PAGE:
Historically Complex Monte Sarmiento Climbed in Winter

Posted on: September 27, 2013


Monte Sarmiento (ca. 2200m), Tierra Del Fuego, Chile. Monte Sarmiento sits in "a place where you [can] still be an explorer; in every corner, you [can] find the unknown, perhaps even the unseen," wrote Ralf Gantzhorn in Alpinist 32. See Gantzhorn's photos from his expedition in the September 11, 2010 Feature. [Photo] Ralf Gantzhorn

On August 24, 2013, during the austral winter, Argentinean Natalia Martinez and Chilean Camilo Rada made the first winter ascent, by a new route, of a Patagonian peak with a history that's been shrouded in mystery since the misreported first ascent of its western summit 27 years ago. Ralf Gantzhorn, whose 2010 north-face ascent resurrected the decades-old confusion, wrote in Alpinist 32, "Far to the South, below the Straight of Magellan, in Tierra del Fuego, stands a mountain obscured by clouds and battered by storms. It rarely allows even a glimpse. But the few who have seen cannot forget, and they always return to Monte Sarmiento, the White Mountain of the Land of Fire."

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In autumn 2010, Gantzhorn, Joern Heller and Robert Jasper summited the shorter west peak (ca. 2100m) via the north face, believing they were the first to summit that face, only later discovering record of a 1986 first ascent. The 1988 American Alpine Journal reported the first ascent of the mountain's west peak via the west buttress on December 8, 1986, by four Italian climbers, but then corrected the report seven years later. The correction renamed all of the climbers on that first expedition, added two more (making the total ascent party six instead of four) and changed the line of ascent from the west buttress to the north face. Alpinist contacted Salvatore Panzeri, a member of the 1986 party, for clarification. He refuted the summit date and the party number, explaining that a team of five climbers achieved the west summit of Sarmiento on December 24, 1986 via the north face, nearly two weeks after the date reported originally in the AAJ.

Martinez and Rada's route, Suerte de Sarmiento (D+, 400m), on the north face of Monte Sarmiento's east peak. Sfingi di Ghiaccio wrote in the 1961 AAJ, "The eternal wind and snow above 3,000 feet [in Tierra del Fuego] produces a thick coating of porous ice feathers which make climbing extremely hazardous and difficult." [Photo] Marcelo Arevalo

Luckily for this reporter, the climbing history of the east summit (ca. 2200m) is more straightforward. Carlo Mauri and Clemente Maffei followed the southwest face to the apex in March 1956. Martinez and Rada's recent new route on Sarmiento's north face marks that summit's second ascent, though it's seen numerous attempts. Of the climb, Rada writes, "It was in fact a wonderful experience, and we are extremely happy with the route chosen as it turned out to be a beautiful line to the summit and easier than we thought. I don't know if I would have been so happy on that wall in a hot summer day with all those ice mushrooms hanging over us."

In order to reach Sarmiento, 150 kilometers away from the nearest town, the climbers took to the sea aboard the sailboat Arco Iris. Writing about the crossing, Rada said, "The weather is as bad as summer, but on average less windy. But fierce wind storms also happen in winter." With smaller probability of wet and cold conditions, the crossing was uneventful.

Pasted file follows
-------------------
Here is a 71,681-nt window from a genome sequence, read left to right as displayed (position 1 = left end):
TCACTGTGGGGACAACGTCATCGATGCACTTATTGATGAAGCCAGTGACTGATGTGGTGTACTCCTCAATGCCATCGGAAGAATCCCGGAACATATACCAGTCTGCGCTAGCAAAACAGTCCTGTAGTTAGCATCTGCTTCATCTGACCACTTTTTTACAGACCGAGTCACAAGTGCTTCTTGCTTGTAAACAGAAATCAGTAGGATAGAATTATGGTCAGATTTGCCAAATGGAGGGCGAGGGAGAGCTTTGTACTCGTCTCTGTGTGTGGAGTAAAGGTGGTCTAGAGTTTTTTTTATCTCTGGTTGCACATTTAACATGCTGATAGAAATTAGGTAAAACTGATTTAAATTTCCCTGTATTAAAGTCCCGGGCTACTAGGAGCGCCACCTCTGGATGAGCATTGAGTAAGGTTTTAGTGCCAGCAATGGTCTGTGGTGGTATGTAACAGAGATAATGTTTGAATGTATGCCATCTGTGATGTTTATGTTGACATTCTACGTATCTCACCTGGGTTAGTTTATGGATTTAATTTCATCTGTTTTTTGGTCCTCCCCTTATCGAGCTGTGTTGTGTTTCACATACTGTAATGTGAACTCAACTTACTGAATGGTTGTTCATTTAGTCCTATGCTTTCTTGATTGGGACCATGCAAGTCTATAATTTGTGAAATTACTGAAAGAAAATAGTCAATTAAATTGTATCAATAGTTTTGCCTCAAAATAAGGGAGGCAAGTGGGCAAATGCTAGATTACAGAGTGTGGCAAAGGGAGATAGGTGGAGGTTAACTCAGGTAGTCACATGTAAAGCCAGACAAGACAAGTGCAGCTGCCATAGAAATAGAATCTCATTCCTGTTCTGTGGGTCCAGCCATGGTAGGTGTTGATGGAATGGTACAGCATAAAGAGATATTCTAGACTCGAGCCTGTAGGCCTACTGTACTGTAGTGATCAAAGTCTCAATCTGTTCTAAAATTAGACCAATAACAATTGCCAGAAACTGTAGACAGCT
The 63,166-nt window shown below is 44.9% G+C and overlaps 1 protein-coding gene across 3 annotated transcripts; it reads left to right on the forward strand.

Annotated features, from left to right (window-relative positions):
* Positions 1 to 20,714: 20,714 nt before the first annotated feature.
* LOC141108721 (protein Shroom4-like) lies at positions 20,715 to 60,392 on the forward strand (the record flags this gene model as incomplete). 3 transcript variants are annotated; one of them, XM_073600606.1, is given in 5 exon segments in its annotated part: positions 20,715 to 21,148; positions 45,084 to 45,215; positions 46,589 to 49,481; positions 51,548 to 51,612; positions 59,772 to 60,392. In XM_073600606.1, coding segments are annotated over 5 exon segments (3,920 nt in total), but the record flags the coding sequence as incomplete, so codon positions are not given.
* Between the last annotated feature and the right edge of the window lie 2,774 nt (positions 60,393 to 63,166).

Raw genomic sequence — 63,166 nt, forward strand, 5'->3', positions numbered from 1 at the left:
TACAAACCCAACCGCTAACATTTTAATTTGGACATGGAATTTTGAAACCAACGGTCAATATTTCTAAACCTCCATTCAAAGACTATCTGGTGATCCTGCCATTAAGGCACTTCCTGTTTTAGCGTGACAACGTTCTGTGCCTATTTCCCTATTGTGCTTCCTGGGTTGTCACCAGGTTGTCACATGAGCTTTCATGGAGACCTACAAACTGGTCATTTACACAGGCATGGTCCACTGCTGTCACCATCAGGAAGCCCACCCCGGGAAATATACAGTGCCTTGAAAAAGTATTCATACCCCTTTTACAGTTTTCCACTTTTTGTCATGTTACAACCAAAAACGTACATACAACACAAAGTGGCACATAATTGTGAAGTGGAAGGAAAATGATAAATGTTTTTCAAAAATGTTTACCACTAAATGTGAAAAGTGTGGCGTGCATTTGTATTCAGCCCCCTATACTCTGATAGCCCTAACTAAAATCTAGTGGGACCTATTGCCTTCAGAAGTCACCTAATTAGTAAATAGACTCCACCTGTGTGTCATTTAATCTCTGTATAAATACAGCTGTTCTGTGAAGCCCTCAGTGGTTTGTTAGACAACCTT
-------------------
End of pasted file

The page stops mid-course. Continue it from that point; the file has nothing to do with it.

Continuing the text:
Martinez prepares for the climb at high camp. The duo left camp and reached the bergschrund and first crux at 3:40 a.m. on August 24. [Photo] Camilo Rada

Martinez and Rada started from Conway Glacier and traversed the high plateau on skis. They planned to reach the east summit by a direct route up the center of the north face.

The climbers found their crux in crossing the bergschrund, where a thick coat of rime covered a five-meter overhang of ice. The following seven pitches yielded sustained 65- to 75-degree slopes with near-vertical sections on Pitch 5.

Rada faces a steepening ice slope. The climbers' ascent on Monte Sarmiento was "a mix of bad and good luck," says Rada. Throughout their trip to Tierra Del Fuego, Martinez and Rada almost lost a backpack to wind and were forced to build a snow cave in powerful gusts, lost a ski on the descent, and battled a finicky boat engine. [Photo] Natalia Martinez

A final clamber through deep, low-angle snow brought Martinez and Rada to the summit of the peak after 20 hours of climbing. "The ice was very good for progression, but not for anchors, so the placement of ice screws was time consuming," Rada said. They descended for 10 hours to reach their camp, and named the route Suerte de Sarmiento (D+, 400m).

Martinez and Rada's ascent was a byproduct of their work mapping and researching exploration heritage in the more inaccessible and isolated parts of Patagonia and fulfilled their "old dream of climbing the most emblematic mountain of Tierra del Fuego."

Rada leads Suerte de Sarmiento. "The climb was like being on another planet, under the sun between ice mushrooms," wrote Rada. [Photo] Natalia Martinez

Sources: Camilo Rada, Alpinist 32, 1957, 1961, 1988, 1991 and 1995 American Alpine Journals

[With additional reporting by Vicky Arthur.—Ed.]

For more on Sarmiento, check out these Alpinist.com articles:

Monte Sarmiento: Photos from Tierra del Fuego

Germans Triumph on Sarmiento's North Face

Confusing History Impacts Recent Sarmiento Ascent



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